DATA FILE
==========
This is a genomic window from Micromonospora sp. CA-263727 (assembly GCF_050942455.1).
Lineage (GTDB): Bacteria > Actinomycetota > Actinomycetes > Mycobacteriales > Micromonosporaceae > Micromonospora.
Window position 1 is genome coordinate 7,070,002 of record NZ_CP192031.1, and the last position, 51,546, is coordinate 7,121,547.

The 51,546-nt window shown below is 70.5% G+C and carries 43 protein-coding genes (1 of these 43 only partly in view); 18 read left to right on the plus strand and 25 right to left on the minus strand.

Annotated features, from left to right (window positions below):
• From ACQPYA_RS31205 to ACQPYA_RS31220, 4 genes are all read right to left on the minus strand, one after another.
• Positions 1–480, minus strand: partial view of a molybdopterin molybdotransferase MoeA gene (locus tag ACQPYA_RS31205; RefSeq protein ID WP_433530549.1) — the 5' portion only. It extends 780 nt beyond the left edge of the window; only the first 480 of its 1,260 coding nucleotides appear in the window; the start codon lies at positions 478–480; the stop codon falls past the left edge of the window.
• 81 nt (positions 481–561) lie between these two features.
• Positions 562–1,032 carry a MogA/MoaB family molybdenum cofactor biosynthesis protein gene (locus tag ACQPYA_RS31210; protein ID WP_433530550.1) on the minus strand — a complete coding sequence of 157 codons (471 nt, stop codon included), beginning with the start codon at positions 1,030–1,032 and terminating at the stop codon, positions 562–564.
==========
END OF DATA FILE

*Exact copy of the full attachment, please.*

This is a genomic window from Micromonospora sp. CA-263727 (assembly GCF_050942455.1).
Lineage (GTDB): Bacteria > Actinomycetota > Actinomycetes > Mycobacteriales > Micromonosporaceae > Micromonospora.
Window position 1 is genome coordinate 7,070,002 of record NZ_CP192031.1, and the last position, 51,546, is coordinate 7,121,547.

The 51,546-nt window shown below is 70.5% G+C and carries 43 protein-coding genes (1 of these 43 only partly in view); 18 read left to right on the plus strand and 25 right to left on the minus strand.

Annotated features, from left to right (window positions below):
• From ACQPYA_RS31205 to ACQPYA_RS31220, 4 genes are all read right to left on the minus strand, one after another.
• Positions 1–480, minus strand: partial view of a molybdopterin molybdotransferase MoeA gene (locus tag ACQPYA_RS31205; RefSeq protein ID WP_433530549.1) — the 5' portion only. It extends 780 nt beyond the left edge of the window; only the first 480 of its 1,260 coding nucleotides appear in the window; the start codon lies at positions 478–480; the stop codon falls past the left edge of the window.
• 81 nt (positions 481–561) lie between these two features.
• Positions 562–1,032 carry a MogA/MoaB family molybdenum cofactor biosynthesis protein gene (locus tag ACQPYA_RS31210; protein ID WP_433530550.1) on the minus strand — a complete coding sequence of 157 codons (471 nt, stop codon included), beginning with the start codon at positions 1,030–1,032 and terminating at the stop codon, positions 562–564.